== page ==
PharmAust has received new data from Canada’s BRI Biopharmaceutical Research that a specific combination of diet and excipient could double the amount of its Monepantel anti-cancer drug that can be delivered into the bloodstream of dogs. This could increase the flexibility for dosing schedules of Monepantel and potentially simplify the treatment of canine cancers.
PharmAust has received new data from Canada’s BRI Biopharmaceutical Research that promises to increase the flexibility for dosing schedules of its flagship Monepantel anti-cancer drug in dogs.
The data indicated that with a specific combination of diet and excipient, which are agents included in tablets that help shape or dissolve the tablet but are not the active ingredient itself, up to twice the amount of Monepantel can be delivered into the bloodstream of dogs.
Notably, this has the potential to simplify the treatment of canine cancers by the veterinarian and the owner.
The company remains on track to commence clinical trials in dogs using these tablets early this calendar year.
In October last year, PharmAust said that just one of its improved tablets can provide blood levels of Monepantel that exceed those previously predicted to achieve anti-cancer activity required in the previous pilot study in dogs with B-cell lymphoma.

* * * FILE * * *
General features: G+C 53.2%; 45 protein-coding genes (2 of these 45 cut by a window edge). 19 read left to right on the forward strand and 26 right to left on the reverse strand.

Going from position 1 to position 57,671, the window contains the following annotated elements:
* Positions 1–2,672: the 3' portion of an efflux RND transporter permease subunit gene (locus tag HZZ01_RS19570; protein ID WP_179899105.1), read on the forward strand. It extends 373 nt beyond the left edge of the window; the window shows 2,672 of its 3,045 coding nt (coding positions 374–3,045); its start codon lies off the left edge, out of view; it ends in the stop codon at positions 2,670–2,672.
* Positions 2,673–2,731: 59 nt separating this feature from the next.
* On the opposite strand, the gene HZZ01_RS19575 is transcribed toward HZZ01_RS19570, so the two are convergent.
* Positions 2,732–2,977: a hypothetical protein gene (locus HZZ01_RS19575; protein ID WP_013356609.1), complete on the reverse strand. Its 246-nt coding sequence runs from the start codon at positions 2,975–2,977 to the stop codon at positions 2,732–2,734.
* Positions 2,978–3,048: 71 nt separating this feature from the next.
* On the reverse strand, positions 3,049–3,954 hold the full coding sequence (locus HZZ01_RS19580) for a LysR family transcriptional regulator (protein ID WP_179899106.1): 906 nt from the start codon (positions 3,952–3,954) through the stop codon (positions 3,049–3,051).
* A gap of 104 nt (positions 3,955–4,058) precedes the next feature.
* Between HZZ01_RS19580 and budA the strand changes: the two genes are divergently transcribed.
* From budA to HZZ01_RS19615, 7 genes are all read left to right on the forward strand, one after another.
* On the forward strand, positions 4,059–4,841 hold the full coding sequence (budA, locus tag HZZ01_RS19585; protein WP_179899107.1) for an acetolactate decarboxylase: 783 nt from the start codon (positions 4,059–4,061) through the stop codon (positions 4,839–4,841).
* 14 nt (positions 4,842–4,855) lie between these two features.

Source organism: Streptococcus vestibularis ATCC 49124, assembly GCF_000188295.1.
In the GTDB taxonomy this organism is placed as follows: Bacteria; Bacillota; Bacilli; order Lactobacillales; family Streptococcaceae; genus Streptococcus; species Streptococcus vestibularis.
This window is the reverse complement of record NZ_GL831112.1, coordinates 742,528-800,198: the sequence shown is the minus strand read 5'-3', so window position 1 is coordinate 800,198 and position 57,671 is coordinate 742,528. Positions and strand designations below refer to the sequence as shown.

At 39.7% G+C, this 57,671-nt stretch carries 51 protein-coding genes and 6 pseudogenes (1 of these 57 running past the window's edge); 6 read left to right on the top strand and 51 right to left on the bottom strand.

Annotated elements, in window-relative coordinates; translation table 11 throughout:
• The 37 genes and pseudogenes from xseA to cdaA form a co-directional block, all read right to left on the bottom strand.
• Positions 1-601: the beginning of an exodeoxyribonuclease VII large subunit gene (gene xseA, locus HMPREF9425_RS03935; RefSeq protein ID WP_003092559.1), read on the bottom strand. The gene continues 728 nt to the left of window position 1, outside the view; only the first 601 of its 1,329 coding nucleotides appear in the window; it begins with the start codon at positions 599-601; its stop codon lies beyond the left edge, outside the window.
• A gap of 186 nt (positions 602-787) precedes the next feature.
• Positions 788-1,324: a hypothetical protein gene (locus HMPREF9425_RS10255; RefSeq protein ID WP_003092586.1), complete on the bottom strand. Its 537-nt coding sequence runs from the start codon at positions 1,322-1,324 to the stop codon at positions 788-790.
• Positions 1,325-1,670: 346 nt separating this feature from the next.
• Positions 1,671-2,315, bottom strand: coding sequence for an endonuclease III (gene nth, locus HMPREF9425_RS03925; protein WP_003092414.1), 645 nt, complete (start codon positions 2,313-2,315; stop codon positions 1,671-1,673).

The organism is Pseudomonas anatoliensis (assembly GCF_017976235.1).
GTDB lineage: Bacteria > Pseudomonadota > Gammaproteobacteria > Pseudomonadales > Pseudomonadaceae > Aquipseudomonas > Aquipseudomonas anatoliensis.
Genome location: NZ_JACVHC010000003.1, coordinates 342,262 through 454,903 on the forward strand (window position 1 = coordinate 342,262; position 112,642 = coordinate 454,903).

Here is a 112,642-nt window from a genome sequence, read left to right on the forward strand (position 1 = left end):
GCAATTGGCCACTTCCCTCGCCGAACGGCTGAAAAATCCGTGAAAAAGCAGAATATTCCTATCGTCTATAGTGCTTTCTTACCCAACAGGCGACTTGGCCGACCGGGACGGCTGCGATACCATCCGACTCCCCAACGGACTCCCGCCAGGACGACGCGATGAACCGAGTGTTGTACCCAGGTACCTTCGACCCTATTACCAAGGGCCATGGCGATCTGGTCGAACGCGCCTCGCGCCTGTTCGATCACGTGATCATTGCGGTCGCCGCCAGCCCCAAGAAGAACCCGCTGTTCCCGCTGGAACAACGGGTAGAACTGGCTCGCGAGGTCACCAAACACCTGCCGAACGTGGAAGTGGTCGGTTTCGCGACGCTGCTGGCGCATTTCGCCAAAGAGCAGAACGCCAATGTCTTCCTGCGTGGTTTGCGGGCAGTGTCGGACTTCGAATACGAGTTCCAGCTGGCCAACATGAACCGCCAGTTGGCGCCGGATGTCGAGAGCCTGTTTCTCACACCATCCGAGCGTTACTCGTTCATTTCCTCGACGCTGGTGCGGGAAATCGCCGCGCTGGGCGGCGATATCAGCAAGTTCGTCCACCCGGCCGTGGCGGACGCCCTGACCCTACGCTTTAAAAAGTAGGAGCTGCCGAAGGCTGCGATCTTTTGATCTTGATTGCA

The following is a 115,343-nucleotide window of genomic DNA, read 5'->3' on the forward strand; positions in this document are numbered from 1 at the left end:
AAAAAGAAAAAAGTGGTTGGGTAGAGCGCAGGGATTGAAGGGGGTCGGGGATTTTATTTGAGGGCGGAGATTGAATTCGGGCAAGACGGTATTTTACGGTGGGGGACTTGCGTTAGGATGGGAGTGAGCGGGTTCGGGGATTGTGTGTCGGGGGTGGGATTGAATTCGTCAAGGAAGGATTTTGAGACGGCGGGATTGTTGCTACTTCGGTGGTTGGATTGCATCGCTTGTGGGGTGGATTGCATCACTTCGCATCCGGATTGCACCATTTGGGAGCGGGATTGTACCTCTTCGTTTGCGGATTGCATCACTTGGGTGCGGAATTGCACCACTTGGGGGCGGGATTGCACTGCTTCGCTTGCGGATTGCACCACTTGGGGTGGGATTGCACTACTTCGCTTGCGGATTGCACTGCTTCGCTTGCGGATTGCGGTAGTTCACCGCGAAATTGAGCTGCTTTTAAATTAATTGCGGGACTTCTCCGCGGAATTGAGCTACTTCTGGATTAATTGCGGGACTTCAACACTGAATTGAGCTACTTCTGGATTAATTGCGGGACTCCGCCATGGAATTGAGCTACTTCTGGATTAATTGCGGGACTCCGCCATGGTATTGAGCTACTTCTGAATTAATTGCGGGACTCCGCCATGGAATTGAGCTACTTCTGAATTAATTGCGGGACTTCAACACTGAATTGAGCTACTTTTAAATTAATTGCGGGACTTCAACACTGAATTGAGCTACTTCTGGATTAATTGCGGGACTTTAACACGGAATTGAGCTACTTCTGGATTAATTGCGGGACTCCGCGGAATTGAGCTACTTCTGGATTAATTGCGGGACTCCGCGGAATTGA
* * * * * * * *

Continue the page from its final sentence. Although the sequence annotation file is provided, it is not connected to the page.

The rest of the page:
Chief Scientific Officer Dr Richard Mollard said: “Over the past 18 months, PharmAust has put considerable effort into generating a new formulation of Monepantel and having conditions for its use optimised.”
“This new knowledge that diet and excipients can together positively increase Monepantel uptake provides PharmAust and future patients with a much greater degree of flexibility to facilitate and optimise the most convenient and active dosing schedules.”
Last year, PharmAust reformulated Monepantel into tablet form and made it more palatable for man’s best friend.
Previous testing of Monepantel in dogs with lymphoma successfully achieved safety and effectiveness goals with six out of seven dogs achieving stability of disease and even a reduction in tumour size.
The new data is another tick in PharmAust’s favour as it moves towards starting canine clinical tests early this year.
It also adds to positive data from the Olivia Newton-John Cancer Research Institute last week, which shows Monepantel’s principle end-product, metabolite Monepantel Sulfone, has relatively little side effects upon healthy, non-cancerous cells.